TV Forensics: 'Bones' Makes It Look So Easy
Forensic anthropologist Temperance Brennan solves slayings with science in a best selling series of thrillers. Those popular books are also the inspiration for the Fox Television program, Bones.
Brennan may be a fictional forensics prodigy, but she's also the alter ego of real-life forensic anthropologist Kathy Reichs. Reichs is a producer of Bones, and author of the Temperance Brennan novels.
Reich's Spider Bones, the 13th installment in the series, sheds light on the sometimes tangled webs of the criminal justice system, while the intrepid Brennan demonstrates how forensic anthropology can be used to solve decades-old mysteries.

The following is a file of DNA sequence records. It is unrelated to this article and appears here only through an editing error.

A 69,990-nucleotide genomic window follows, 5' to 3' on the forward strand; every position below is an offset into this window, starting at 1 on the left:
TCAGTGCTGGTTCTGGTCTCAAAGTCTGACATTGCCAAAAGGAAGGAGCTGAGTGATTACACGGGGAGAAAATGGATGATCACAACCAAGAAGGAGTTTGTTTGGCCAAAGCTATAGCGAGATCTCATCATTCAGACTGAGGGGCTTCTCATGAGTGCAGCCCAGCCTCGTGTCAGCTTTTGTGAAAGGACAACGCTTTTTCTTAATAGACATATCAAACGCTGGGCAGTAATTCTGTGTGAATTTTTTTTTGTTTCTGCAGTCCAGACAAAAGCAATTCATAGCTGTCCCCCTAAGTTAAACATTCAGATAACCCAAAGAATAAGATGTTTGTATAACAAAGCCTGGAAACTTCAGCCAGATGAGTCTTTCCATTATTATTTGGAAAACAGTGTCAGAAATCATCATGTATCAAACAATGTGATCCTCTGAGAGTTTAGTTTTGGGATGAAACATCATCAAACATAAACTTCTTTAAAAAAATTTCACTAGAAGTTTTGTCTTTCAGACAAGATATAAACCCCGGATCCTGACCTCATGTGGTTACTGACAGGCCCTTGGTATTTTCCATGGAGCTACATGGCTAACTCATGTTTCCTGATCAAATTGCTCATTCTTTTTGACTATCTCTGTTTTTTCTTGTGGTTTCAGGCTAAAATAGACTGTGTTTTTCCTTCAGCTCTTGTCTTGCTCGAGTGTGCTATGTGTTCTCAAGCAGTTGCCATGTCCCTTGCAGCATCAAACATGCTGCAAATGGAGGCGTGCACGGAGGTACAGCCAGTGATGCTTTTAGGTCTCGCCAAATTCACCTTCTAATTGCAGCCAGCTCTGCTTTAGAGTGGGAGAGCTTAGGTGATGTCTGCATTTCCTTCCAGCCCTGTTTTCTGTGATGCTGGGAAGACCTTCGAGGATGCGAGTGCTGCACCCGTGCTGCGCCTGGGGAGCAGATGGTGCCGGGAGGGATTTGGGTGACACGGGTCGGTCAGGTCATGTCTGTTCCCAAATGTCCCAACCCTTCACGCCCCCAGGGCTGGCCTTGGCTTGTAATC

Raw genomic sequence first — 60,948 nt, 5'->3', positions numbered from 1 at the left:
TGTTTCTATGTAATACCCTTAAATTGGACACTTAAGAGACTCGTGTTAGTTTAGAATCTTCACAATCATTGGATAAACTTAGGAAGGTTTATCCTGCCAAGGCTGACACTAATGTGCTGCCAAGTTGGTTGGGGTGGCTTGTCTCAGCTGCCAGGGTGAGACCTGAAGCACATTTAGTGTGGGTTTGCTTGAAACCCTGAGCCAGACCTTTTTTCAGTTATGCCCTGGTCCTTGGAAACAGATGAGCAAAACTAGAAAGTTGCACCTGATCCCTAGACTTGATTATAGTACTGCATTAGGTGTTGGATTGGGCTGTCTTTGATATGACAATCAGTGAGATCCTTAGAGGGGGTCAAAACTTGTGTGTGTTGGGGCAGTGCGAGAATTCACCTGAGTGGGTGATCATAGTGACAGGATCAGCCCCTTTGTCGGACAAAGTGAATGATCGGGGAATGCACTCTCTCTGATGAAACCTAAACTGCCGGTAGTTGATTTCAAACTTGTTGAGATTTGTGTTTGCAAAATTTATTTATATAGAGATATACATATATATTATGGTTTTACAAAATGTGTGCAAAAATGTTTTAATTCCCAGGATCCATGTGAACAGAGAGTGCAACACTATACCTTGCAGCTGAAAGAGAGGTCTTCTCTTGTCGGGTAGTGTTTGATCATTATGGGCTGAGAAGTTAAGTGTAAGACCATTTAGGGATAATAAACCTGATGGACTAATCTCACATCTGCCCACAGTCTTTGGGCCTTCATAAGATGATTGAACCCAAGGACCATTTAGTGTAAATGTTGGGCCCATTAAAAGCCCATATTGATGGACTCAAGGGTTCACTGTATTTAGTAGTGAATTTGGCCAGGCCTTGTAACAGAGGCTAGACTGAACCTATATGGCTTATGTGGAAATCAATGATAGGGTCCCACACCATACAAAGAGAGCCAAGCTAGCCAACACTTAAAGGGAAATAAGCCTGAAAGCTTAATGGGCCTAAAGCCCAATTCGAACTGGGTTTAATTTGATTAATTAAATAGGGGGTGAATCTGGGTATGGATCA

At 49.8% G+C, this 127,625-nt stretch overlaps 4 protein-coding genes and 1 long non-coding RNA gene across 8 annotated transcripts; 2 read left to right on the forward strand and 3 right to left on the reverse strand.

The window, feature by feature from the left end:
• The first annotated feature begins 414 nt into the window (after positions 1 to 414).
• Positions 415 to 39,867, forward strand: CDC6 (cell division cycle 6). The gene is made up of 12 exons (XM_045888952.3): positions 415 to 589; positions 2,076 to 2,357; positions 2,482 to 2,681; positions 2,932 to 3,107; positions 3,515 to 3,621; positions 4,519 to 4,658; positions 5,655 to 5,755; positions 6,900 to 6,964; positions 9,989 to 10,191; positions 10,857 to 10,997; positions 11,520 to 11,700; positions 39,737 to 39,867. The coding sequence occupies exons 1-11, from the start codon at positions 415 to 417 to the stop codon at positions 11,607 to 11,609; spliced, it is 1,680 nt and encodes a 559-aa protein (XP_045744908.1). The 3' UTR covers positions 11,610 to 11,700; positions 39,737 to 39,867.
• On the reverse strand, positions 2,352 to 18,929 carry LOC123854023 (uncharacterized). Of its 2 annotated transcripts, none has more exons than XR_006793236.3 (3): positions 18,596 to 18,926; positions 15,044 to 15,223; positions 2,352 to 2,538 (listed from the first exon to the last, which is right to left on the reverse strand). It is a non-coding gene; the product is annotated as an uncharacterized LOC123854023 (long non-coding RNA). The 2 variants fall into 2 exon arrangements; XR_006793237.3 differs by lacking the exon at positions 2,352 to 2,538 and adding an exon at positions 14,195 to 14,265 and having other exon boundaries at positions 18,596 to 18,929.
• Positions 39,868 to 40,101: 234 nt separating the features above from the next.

But while forensic techniques, such as bitemark and footprint analysis, have become staples of police show plot lines, Reichs says many programs don't reflect the reality of forensics investigations. "Sometimes a technique may have some legitimacy to it," she tells host Neal Conan, "but it's pushed way beyond where it ought to be used."
As crime labs become increasingly popular on television, Reichs says many viewers have developed mistaken impressions about how real-world -- and often cash-strapped -- police departments solve crimes. All the technology used in the Bones labs is authentic, she says, but most real crime labs simply don't have access to those high-tech tools. "That's because you can't afford it -- you can't afford to buy a three-dimensional holographic reconstruction machine, for example."
"That is the down side to all of these shows," says Reichs. "It does raise perhaps unrealistic expectations about what will be available in every single case."
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